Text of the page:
Shanghai, a city of more than 24 million, has about 166,000 millionaires, according to WealthInsight, which monitors the global rich.
Unlike Zheng, most of China's wealthy made their fortunes through property and manufacturing. Government connections are indispensable.
M1NT was so successful at courting this new crop of millionaires and billionaires that founder Paton says it was Asia's largest seller of Dom Perignon for five years running.
German-born Stefan Langi, a former front-of-house manager at M1NT and a veteran of high-end hospitality, says that when foreigners start businesses in China, it's the same ball game, "but it has completely different rules and while you're playing, the rules are changing".
With about 15,000 customers per week and partnerships with numerous luxury brands – the club had a formula one racing car delivered by crane to hang from its ceiling for one event – M1NT had navigated the treacherous waters of China's hospitality industry with little trouble. That was until Paton made it known that the club was for sale earlier this year.
Last month, while he was negotiating M1NT's sale, it was closed down in a Friday night raid by the Shanghai Fire Department. According to Paton, it demanded the equivalent of $54,000 for M1NT to reopen. M1NT reopened only after Paton sold it to Sino Group, China's largest entertainment company, which owns Myst among other nigthclubs. The former banker claims to be bound by a confidentiality clause regarding the specifics of the sale, although it is believed he sent a group email in the wake of the temporary club closure describing it as a "hostile takeover".
Unique among cities, Shanghai has the dishonour of having its name appropriated in English as a verb to describe a despicable or underhanded act. Traditionally, to be shanghaied was to be abducted to crew a ship, often when under the influence of alcohol and or with the use of violence or drugs. Today it is commonly used in expatriate circles as a euphemism for being ripped off while doing business in Shanghai.
At the twilight of Shanghai's colonial days in the 1930s, the city was so corrupt that its biggest triad boss, "Pockmarked Huang", was simultaneously head of the notorious Green Gang as well as chief of police.
Corruption is still a problem in Shanghai and throughout China. And in the wake of a procession of scandals involving public officials who have used their position to enrich themselves, it is in the crosshairs of Chinese President Xi Jingping's leadership.
Under communist rule before 1978, Chinese society had egalitarian income distribution. Despite economic reforms that lifted more than 500 million citizens out of poverty, according to the World Bank, there is now a gulf between rich and poor not seen since colonial times.
Australian scientist Jacques Miller, 83, spent much of his childhood in Shanghai in a five-storey house with 24 servants. He still vividly remembers excursions to the centre of Shanghai, where "lesion-ridden beggars, some without limbs, plastered their faces, or whichever part of their bodies was disintegrating, onto the windows of our luxury car as soon as we stopped".
So deep was his disgust that Miller believes it may have spurred him into his distinguished career as an immunologist.
Although such scourges as leprosy have been eradicated, the well-heeled patrons of M1NT are greeted by stooping beggars as they arrive and depart. Customised Ferraris share Shanghai's streets with rusted bicycle carts loaded with scavenged recyclable material.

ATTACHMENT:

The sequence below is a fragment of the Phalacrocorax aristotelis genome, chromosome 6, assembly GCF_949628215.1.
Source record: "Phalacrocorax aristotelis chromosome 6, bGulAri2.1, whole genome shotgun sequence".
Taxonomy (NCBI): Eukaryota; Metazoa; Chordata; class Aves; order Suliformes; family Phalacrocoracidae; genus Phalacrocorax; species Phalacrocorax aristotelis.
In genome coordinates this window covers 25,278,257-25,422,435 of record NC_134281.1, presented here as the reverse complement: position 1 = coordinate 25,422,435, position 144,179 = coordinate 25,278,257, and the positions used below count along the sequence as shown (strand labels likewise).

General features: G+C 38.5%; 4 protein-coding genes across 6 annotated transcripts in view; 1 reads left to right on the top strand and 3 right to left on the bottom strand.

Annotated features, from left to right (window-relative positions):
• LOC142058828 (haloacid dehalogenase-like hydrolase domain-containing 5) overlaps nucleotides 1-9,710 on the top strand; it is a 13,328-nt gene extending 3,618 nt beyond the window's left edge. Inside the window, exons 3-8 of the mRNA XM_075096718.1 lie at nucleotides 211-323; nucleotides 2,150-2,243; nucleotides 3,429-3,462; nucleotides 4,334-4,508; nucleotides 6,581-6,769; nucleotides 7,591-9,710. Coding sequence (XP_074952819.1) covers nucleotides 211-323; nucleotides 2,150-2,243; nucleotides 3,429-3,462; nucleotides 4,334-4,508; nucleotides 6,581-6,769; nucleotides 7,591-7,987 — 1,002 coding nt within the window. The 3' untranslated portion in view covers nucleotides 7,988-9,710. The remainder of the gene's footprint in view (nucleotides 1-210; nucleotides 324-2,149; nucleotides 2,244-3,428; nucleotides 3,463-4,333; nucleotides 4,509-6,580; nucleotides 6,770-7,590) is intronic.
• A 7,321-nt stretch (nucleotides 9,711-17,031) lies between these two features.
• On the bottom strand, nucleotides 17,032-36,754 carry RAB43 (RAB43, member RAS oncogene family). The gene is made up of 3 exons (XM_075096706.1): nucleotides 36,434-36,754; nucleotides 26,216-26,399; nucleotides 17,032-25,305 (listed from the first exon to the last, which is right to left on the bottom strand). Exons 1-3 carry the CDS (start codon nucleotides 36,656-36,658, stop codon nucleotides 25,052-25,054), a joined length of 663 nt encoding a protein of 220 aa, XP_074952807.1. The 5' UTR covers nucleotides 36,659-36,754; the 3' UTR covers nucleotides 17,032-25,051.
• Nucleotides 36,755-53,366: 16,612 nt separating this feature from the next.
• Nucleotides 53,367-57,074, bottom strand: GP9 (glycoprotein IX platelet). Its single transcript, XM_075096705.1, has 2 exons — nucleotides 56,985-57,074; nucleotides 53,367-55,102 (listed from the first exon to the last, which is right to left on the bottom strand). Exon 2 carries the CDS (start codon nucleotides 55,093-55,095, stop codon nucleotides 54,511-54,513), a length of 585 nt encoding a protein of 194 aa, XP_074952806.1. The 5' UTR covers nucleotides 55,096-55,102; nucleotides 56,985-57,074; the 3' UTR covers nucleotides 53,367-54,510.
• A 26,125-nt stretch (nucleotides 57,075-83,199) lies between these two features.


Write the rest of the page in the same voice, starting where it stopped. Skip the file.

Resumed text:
Ten years ago, China had no billionaires. Now there are 315, up from 64 last year according to the Hurun Report, a Chinese rich-list.
Last year's Chinese GDP, was less than $12,000 per capita. Although this is an annual increase of 7.3 per cent, almost 100 million of China's 1.3 billion people live below the national poverty line of around $400 per year, according to state statistics.
An oft-cited statistic in foreign as well as the state-controlled Chinese media is the Gini co-efficient. In 2012, this measure of inequality was estimated as 4.71 by the World Bank. Beyond four is considered the danger zone for social unrest.
To placate public anger at this wealth gulf, the nation's President has, to some extent, stayed true to his promise to hunt "tigers" as well as "flies". His biggest scalp to date is Zhou Yongkang, China's retired domestic security chief and a patron of Xi Jingping's disgraced and imprisoned rival, Bo Xilai. Both men were part of a clique known as the "Shanghai Gang" loyal to Jiang Zemin, Shanghai's mayor before his appointment as Chinese president in 1989. Now Zhou is under house arrest. More than $15 billion in assets have been seized from his family and associates.
Further down the chain, the hunt for "flies" has already had an impact on China's "entertainment' industry. In the 1930s, Shanghai was the world's capital of prostitution, with one out of 130 women plying the trade in a city of 3 million.
In modern China, Dongguan, a city of 8 million in Guangdong province, which borders Hong Kong, had the reputation as the country's red light capital. In March, 865 people were arrested in numerous raids, 2400 venues were shut and the city's police chief, Yan Xiaokang, was fired and put under investigation. This month, government officials in the southern mega-city of Guangzhou were banned from attending nightclubs.
No such decree has been given in Shanghai. The city's high-end brothels, often branded as health spas or karaoke venues, still operate with impunity.
In the weeks since the raid on M1NT, Shanghai's nightclubs are also back to business as usual. Yet just as there once seemed no end to Shanghai's 1930s boom and no end to the party, history tells us that there will be. And it will come suddenly and sooner than anyone expects.
Dave Tacon is a journalist and photographer based in Shanghai.